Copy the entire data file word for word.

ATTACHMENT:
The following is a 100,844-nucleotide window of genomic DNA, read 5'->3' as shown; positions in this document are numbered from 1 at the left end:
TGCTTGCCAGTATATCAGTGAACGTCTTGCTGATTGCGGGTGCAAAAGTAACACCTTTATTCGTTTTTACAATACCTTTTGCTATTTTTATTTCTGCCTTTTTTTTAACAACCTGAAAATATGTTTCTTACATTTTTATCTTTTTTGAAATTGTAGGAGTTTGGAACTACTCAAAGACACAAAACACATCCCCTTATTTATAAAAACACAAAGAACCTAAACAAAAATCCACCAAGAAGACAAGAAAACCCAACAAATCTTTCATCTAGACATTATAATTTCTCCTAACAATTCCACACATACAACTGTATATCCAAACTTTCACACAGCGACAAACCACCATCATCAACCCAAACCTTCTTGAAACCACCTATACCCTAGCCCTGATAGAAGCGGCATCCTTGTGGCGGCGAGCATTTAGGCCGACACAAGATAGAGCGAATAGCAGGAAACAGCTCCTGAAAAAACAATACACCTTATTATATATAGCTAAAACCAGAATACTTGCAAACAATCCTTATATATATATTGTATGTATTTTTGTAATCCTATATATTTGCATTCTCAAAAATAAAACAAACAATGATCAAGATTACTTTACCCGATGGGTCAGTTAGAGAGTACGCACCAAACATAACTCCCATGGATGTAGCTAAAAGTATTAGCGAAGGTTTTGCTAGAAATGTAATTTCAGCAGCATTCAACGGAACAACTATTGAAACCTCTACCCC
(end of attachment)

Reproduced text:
The following is a 100,844-nucleotide window of genomic DNA, read 5'->3' as shown; positions in this document are numbered from 1 at the left end:
TGCTTGCCAGTATATCAGTGAACGTCTTGCTGATTGCGGGTGCAAAAGTAACACCTTTATTCGTTTTTACAATACCTTTTGCTATTTTTATTTCTGCCTTTTTTTTAACAACCTGAAAATATGTTTCTTACATTTTTATCTTTTTTGAAATTGTAGGAGTTTGGAACTACTCAAAGACACAAAACACATCCCCTTATTTATAAAAACACAAAGAACCTAAACAAAAATCCACCAAGAAGACAAGAAAACCCAACAAATCTTTCATCTAGACATTATAATTTCTCCTAACAATTCCACACATACAACTGTATATCCAAACTTTCACACAGCGACAAACCACCATCATCAACCCAAACCTTCTTGAAACCACCTATACCCTAGCCCTGATAGAAGCGGCATCCTTGTGGCGGCGAGCATTTAGGCCGACACAAGATAGAGCGAATAGCAGGAAACAGCTCCTGAAAAAACAATACACCTTATTATATATAGCTAAAACCAGAATACTTGCAAACAATCCTTATATATATATTGTATGTATTTTTGTAATCCTATATATTTGCATTCTCAAAAATAAAACAAACAATGATCAAGATTACTTTACCCGATGGGTCAGTTAGAGAGTACGCACCAAACATAACTCCCATGGATGTAGCTAAAAGTATTAGCGAAGGTTTTGCTAGAAATGTAATTTCAGCAGCATTCAACGGAACAACTATTGAAACCTCTACCCC